Once you arrive in Todos Santos, you will find that there are numerous places to stay as well as some truly great places to eat. Be advised that most of Baja California Sur has been affected by the influx of foreign money, so prices are higher than those found in mainland Mexico but they are less expensive that Cabo. That being said, depending on the time of year you travel, here you might be able to negotiate lower room costs, especially if you are planning on a longer-term stay.

Where to Stay: Short -Term
Don’t be surprised to find the hotels in Todos Santos starting at about $45US a night for pretty basic accommodations. The Maria Bonita Hotel, located at the corner of Colegio Militar and Hidalgo, offers clean rooms with hot showers for around $50US per night. The couple who manage the hotel are very friendly and will happily encourage all of your Spanish speaking attempts. Be warned this hotel is located on a main street so it can be quite loud at night. There also happens to be a laundromat below the hotel which also contributes to the noise by running at all hours of the day and night.

Hotel California….nope it’s not the one from the Eagles song though the rumors about it have run rampant in the past few years. This hotel, found on Calle Juarez, was one of the first hotels in Todos Santos and is now, after upgrades, renovations and an ownership change, one of the busiest hotels here with a full restaurant, bar and its own souvenir shop. This hotel tends to be full of people just off of tourist buses and the staff expects to be tipped well.

Sole Caliente is located near La Pastora beach and provides a quiet and relaxing atmosphere for those looking to get away. Run by a very amicable Italian guy named Alberto, you can expect a warm welcome and a very peaceful stay. It is worth knowing that the beach this accommodation is located by is not safe to swim in, but it is the perfect spot to whale watch during the months of March and April. Getting here is a little bit tricky to explain as there are not too many road signs out this way — email the management for detailed instructions.

Where to Stay: Long -Term
If you are looking for a mellow place to spend anywhere from a few weeks to maybe even a few months, you should definitely look into the local vacation rentals. This little town is full of them! Fully-furnished homes complete with kitchens are a great way to save money when you are traveling. Cooking for yourself lets you try your hand at creating local dishes, and with all the cheap produce around you can’t go wrong. Alternatively, if you have a bit of time, it is worth coming into to town and asking around. There is usually someone looking to rent their place out while they go home for a visit. If you are reliable and trustworthy, you’ll most likely be able to negotiate a good price. Good places to start looking or asking around are El Tecolote bookstore or Cafe Felix which are both located on Calle Juarez, the main street.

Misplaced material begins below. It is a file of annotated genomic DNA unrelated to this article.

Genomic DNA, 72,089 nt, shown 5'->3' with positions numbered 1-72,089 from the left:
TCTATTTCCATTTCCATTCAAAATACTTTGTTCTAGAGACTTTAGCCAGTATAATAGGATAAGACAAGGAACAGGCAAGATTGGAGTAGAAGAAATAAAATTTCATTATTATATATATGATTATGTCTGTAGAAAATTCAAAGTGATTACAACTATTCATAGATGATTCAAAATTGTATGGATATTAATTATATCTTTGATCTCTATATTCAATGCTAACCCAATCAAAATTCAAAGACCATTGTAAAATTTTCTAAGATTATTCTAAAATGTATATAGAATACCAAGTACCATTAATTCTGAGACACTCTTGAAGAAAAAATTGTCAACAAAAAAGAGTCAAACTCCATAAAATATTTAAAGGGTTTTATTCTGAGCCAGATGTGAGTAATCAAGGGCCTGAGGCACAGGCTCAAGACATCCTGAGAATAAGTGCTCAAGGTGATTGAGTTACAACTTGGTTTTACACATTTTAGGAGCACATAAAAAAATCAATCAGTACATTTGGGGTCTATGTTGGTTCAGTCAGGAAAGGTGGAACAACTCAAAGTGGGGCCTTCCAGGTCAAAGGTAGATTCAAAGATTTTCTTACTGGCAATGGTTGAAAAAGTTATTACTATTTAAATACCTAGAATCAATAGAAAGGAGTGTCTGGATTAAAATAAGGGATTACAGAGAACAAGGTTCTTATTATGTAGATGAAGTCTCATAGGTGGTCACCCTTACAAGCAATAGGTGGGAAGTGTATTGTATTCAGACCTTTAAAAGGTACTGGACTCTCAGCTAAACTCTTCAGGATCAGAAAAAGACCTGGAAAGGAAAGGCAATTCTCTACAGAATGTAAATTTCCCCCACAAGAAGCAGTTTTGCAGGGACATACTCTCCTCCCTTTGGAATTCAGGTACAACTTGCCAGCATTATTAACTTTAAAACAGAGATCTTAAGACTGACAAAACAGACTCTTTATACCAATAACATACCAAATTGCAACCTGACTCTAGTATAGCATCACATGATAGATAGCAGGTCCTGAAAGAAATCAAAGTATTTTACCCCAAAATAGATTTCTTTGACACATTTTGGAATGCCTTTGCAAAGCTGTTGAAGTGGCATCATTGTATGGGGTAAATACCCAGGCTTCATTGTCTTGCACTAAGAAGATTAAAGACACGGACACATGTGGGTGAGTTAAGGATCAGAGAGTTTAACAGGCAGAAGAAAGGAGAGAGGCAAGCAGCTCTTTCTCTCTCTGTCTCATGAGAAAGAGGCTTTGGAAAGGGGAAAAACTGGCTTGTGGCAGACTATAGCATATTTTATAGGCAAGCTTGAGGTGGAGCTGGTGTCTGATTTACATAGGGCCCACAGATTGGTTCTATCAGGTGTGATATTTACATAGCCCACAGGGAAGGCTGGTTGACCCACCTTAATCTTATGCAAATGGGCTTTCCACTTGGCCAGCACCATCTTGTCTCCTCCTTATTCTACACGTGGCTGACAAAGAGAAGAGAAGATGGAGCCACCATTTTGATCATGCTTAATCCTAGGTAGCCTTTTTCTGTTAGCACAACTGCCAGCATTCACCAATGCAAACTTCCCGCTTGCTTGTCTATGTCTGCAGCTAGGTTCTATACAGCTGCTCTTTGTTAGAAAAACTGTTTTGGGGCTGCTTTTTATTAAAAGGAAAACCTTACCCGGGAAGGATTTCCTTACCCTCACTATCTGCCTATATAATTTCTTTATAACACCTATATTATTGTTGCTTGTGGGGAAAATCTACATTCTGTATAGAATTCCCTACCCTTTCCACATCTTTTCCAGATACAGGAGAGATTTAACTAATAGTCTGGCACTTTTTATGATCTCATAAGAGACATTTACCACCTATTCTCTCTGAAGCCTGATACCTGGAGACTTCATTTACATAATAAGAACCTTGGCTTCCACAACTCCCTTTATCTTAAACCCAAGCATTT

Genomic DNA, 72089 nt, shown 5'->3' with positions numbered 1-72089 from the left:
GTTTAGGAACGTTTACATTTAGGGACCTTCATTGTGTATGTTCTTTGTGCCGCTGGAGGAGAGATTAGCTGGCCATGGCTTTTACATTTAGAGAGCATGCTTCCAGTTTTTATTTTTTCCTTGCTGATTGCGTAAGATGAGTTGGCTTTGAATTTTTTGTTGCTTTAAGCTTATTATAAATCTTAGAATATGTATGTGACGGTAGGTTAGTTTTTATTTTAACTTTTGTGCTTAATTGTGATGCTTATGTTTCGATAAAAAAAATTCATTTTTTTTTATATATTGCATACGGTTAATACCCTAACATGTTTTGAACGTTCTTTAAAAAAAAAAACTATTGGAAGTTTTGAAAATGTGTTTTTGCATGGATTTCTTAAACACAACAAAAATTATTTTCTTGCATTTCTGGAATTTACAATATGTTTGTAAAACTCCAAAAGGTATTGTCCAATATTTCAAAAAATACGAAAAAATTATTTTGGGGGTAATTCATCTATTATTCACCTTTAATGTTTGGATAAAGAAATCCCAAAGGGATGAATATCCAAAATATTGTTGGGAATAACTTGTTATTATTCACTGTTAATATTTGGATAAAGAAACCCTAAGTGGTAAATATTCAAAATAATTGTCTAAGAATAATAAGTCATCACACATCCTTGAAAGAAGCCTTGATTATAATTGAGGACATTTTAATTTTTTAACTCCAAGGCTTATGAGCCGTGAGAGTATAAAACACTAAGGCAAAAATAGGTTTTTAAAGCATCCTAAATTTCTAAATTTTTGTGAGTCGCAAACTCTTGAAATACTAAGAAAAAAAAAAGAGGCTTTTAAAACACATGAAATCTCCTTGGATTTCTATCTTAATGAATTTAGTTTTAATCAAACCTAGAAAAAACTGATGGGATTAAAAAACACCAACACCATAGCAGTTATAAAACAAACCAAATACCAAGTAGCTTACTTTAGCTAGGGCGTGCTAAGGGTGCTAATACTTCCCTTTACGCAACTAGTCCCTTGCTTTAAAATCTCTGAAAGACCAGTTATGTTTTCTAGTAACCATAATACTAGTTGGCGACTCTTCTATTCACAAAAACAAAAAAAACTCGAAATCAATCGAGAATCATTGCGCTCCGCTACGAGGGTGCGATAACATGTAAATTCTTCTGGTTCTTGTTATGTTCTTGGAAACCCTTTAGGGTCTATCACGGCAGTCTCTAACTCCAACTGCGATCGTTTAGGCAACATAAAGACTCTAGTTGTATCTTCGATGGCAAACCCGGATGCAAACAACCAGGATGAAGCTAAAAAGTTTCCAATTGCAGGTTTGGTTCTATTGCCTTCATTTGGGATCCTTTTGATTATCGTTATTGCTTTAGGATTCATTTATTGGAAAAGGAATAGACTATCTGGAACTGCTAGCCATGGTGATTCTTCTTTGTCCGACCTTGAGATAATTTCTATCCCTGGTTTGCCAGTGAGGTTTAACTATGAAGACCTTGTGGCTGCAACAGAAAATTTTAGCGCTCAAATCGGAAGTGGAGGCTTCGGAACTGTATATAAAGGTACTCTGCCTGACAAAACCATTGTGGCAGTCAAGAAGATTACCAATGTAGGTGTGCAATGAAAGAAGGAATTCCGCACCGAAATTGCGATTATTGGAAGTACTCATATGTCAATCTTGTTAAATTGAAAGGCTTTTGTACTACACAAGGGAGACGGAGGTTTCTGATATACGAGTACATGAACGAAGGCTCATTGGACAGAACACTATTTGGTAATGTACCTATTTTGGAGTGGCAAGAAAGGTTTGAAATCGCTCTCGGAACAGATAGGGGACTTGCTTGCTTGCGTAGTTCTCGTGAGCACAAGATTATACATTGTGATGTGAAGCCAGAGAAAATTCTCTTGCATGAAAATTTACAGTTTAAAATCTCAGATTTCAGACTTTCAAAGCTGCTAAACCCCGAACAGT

Where to Eat
Main Street Taco Stand
Please tell me you love tacos! If you do, head to the main street to the large taco stand beside the El Tecolote bookstore and dig into tacos de carne asada, burritos and the cholesterol increaser papas rellenas (Mexican stuffed potatoes). This place can feed two people for less than $8US. Unfortunately of you want to drink you will have to pick up your own beer elsewhere as they don’t serve alcohol. Be careful what you say when you eat here, the owner is fluent in English though he chooses not to speak it.

Café Todos Santos
Delicious dishes, both American and Mexican, are served at this long-standing eating establishment. Meals are a bit pricier compared to other places but the large portions make up for this. Coffee aficionados will be more than pleased to walk into this café and find a strong espresso awaiting them. They also have an amazing selection of baked goods — the banana bread is my personal favorite. To get a good cup of coffee or stop in for a mea,l take a left on Topete and then a right onto Calle Centenario to find this cafe. One thing to note: the servers at this restaurant are notoriously bad. That’s just the way it is according to the locals — you get great food but poor service. To be honest the food at the Café Todos Santos is worth it, if you can deal with the lackluster service.

Il Giardino
Ok, so it is not Mexican cuisine but if you love pizza then you will love this little restaurant. Run by an Italian family, you can enjoy oven-fired pizzas, pastas, salads and other entrees all of which can be paired with a wine from their wine list. Pizzas cost about $12 US but they can easily feed two people or, if you are starving, add an appetizer and call it an even $25 US for the both of you. This Italian eatery is located on Calle Degollado about three blocks past the Pemex station.

There are many more great hotels and restaurants to experience in Todos Santos — this is a mere sampling of what this pueblo has to offer. It is pretty amazing when such a small town has so many great hotels and restaurants….maybe that is why some people come here and never ever leave.

Next Up: What to do in Todos Santos

“No Wrong Turns”
chronicl
es Kelsey and her husband’s road trip — in real time — from Canada to the southern tip of South America in their trusty red VW Golf named Marlin.